In Portuguese, fogo means fire, and for hundreds of years, Fogo volcano in the Cape Verde islands off Senegal has lived up to its name. It has spouted off every 20 years or so, at least as far back as 1460 when the Portuguese settled here. Nearly 20 years after its last eruption, in 1995, Fogo awoke on the Sunday after Thanksgiving. Within a week, it had buried two villages high in Fogo’s caldera – Portela and Bangaeira – under lava, leaving 1,200 people homeless.
If Fogo goes off so reliably, why were so many people living in harm’s way? Economic opportunity, says Ricardo Ramalho, a postdoctoral researcher at Columbia’s Lamont-Doherty Earth Observatory.
Ramalho has been studying the geology of Fogo and its neighboring islands for more than a decade. Over that time, he watched the caldera’s population boom. People came to raise grapes for wine making in the dry but fertile soils, and to capitalize on the influx of tourists following the 1995 eruption. Tourism brought demand for lodging, food and guides to lead day-long hikes up the volcano. The infusion of cash allowed locals to build their own homes. “It explains why so many more homes were destroyed this time,” he said.
On the first flight they could catch, Ramalho and his colleague, José Madeira, a geologist at the University of Lisbon, arrived in Fogo to see balls of fire exploding from Fogo’s crater, along with a fast-moving river of lava. Unlike the 1995 eruption, which Madeira witnessed, this eruption has varied from gentle lava flows to violent explosions of gases and rocks from different craters.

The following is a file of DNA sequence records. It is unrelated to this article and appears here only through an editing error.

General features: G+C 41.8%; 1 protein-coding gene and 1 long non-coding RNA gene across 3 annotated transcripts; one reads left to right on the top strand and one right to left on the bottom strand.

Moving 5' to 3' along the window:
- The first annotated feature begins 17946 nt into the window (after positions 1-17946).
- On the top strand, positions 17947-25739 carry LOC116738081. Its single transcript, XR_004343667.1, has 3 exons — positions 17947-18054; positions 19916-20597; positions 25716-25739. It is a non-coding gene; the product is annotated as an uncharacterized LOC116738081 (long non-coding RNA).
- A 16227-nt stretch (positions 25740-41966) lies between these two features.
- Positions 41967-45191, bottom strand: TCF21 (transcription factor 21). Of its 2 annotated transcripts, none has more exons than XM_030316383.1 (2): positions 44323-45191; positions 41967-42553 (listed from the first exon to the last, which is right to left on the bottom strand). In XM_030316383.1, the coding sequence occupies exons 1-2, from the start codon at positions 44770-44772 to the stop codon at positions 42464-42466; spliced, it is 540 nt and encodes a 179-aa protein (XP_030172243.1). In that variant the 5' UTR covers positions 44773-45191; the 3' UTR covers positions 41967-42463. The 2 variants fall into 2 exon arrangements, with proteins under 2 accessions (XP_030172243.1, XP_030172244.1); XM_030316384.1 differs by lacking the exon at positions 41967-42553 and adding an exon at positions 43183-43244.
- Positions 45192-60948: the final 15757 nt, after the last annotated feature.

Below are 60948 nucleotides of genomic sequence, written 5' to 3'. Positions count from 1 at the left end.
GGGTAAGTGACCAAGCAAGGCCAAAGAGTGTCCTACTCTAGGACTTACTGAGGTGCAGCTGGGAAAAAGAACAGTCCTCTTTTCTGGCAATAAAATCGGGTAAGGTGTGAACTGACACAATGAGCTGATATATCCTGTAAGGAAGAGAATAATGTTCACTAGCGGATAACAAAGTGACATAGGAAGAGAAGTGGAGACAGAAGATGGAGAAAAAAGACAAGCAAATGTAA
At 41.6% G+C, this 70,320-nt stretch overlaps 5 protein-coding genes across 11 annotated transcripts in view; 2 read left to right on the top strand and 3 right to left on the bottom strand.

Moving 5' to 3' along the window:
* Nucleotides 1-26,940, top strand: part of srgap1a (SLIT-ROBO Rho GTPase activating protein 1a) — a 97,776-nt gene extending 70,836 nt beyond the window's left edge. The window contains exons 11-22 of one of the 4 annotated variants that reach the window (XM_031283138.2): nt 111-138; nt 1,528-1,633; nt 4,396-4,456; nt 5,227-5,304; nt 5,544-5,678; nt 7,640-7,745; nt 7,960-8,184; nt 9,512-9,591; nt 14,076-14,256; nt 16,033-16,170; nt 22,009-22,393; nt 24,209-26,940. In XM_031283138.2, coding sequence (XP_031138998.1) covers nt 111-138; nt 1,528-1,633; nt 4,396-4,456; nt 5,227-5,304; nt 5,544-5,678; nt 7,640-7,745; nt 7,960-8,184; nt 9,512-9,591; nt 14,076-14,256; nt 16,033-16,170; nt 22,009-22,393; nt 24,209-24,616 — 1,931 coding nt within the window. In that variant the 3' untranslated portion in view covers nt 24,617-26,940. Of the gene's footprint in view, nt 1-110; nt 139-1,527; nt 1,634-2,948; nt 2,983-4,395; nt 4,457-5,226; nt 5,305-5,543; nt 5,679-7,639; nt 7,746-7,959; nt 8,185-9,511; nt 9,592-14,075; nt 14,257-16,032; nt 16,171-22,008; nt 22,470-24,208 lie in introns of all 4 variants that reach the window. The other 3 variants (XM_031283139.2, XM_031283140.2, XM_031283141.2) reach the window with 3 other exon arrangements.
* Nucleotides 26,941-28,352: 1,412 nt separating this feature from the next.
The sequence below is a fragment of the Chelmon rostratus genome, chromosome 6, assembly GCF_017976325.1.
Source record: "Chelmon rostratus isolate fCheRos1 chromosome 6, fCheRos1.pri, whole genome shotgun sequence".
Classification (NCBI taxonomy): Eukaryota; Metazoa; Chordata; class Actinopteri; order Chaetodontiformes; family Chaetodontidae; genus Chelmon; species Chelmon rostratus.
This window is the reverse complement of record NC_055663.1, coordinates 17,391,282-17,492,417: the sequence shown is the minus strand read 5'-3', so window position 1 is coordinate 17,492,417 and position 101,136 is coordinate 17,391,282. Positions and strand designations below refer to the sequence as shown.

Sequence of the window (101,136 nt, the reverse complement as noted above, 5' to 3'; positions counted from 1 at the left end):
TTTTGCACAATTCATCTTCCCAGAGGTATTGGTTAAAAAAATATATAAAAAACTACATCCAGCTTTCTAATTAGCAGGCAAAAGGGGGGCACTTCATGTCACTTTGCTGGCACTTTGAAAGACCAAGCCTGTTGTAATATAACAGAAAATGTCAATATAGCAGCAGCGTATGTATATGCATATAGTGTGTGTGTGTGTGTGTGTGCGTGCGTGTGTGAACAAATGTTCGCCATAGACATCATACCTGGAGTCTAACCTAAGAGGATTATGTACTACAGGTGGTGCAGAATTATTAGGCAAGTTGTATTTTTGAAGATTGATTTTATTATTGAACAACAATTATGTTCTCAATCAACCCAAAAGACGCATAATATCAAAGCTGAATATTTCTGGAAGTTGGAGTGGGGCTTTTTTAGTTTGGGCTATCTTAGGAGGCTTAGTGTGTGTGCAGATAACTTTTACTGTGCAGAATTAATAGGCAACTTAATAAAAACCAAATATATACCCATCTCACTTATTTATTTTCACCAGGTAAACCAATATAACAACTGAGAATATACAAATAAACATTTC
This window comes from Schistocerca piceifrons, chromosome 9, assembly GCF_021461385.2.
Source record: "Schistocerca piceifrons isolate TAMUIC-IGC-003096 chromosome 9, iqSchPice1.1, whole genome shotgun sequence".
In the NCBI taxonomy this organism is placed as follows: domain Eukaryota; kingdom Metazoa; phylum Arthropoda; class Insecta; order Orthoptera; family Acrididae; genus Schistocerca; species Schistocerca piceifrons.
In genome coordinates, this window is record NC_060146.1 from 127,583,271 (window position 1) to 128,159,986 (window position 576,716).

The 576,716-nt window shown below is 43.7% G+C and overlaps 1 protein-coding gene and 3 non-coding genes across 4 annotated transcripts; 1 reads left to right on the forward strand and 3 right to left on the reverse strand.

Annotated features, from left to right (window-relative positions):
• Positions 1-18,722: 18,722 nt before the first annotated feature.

Ramalho and his colleagues monitored the eruption and worked closely with local scientists and officials to manage the crisis. Though the villagers refused to evacuate until it became clear their lives were threatened, everyone got out in time. Many had tears in their eyes as they walked away from everything they owned.
One villager, Zé António, an employee of the Cape Verdean volcano monitoring program who often hosted geologists working in the area, watched as the lava bulldozed his home. In the way that Capeverdians have overcome slavery, punishing droughts and other extreme hardships in the past, he said only: “Tomorrow is another day.”
Ramalho is now back at Lamont-Doherty, but he and his colleagues are in touch with Cape Verdean authorities as lava continues to advance, albeit more slowly.
All photos by Ricardo Ramalho unless otherwise credited.